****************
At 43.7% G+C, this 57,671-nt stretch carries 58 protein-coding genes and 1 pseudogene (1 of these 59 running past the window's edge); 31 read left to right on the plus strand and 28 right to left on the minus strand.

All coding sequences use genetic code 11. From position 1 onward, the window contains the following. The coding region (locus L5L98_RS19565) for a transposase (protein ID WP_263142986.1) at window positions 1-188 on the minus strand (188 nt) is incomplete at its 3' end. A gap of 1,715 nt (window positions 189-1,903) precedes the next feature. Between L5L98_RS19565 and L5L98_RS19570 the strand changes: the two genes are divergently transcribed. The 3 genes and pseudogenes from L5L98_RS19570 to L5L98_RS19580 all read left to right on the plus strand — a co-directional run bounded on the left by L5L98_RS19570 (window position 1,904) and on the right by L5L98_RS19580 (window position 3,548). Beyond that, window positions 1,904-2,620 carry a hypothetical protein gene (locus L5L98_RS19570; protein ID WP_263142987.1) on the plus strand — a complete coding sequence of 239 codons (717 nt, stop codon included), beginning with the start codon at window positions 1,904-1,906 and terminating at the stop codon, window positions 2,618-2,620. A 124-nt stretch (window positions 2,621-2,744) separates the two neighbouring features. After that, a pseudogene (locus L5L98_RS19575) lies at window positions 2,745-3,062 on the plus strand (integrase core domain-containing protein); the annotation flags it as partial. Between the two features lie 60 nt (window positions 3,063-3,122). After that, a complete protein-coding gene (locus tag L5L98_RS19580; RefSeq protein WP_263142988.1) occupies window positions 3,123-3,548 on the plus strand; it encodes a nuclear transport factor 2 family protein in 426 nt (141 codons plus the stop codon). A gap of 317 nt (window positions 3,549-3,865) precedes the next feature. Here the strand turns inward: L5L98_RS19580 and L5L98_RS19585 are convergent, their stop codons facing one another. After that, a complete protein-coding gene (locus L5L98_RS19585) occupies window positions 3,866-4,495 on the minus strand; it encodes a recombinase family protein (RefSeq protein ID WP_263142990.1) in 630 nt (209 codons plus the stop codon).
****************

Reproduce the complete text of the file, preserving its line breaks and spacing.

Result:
At 43.7% G+C, this 57,671-nt stretch carries 58 protein-coding genes and 1 pseudogene (1 of these 59 running past the window's edge); 31 read left to right on the plus strand and 28 right to left on the minus strand.

All coding sequences use genetic code 11. From position 1 onward, the window contains the following. The coding region (locus L5L98_RS19565) for a transposase (protein ID WP_263142986.1) at window positions 1-188 on the minus strand (188 nt) is incomplete at its 3' end. A gap of 1,715 nt (window positions 189-1,903) precedes the next feature. Between L5L98_RS19565 and L5L98_RS19570 the strand changes: the two genes are divergently transcribed. The 3 genes and pseudogenes from L5L98_RS19570 to L5L98_RS19580 all read left to right on the plus strand — a co-directional run bounded on the left by L5L98_RS19570 (window position 1,904) and on the right by L5L98_RS19580 (window position 3,548). Beyond that, window positions 1,904-2,620 carry a hypothetical protein gene (locus L5L98_RS19570; protein ID WP_263142987.1) on the plus strand — a complete coding sequence of 239 codons (717 nt, stop codon included), beginning with the start codon at window positions 1,904-1,906 and terminating at the stop codon, window positions 2,618-2,620. A 124-nt stretch (window positions 2,621-2,744) separates the two neighbouring features. After that, a pseudogene (locus L5L98_RS19575) lies at window positions 2,745-3,062 on the plus strand (integrase core domain-containing protein); the annotation flags it as partial. Between the two features lie 60 nt (window positions 3,063-3,122). After that, a complete protein-coding gene (locus tag L5L98_RS19580; RefSeq protein WP_263142988.1) occupies window positions 3,123-3,548 on the plus strand; it encodes a nuclear transport factor 2 family protein in 426 nt (141 codons plus the stop codon). A gap of 317 nt (window positions 3,549-3,865) precedes the next feature. Here the strand turns inward: L5L98_RS19580 and L5L98_RS19585 are convergent, their stop codons facing one another. After that, a complete protein-coding gene (locus L5L98_RS19585) occupies window positions 3,866-4,495 on the minus strand; it encodes a recombinase family protein (RefSeq protein ID WP_263142990.1) in 630 nt (209 codons plus the stop codon).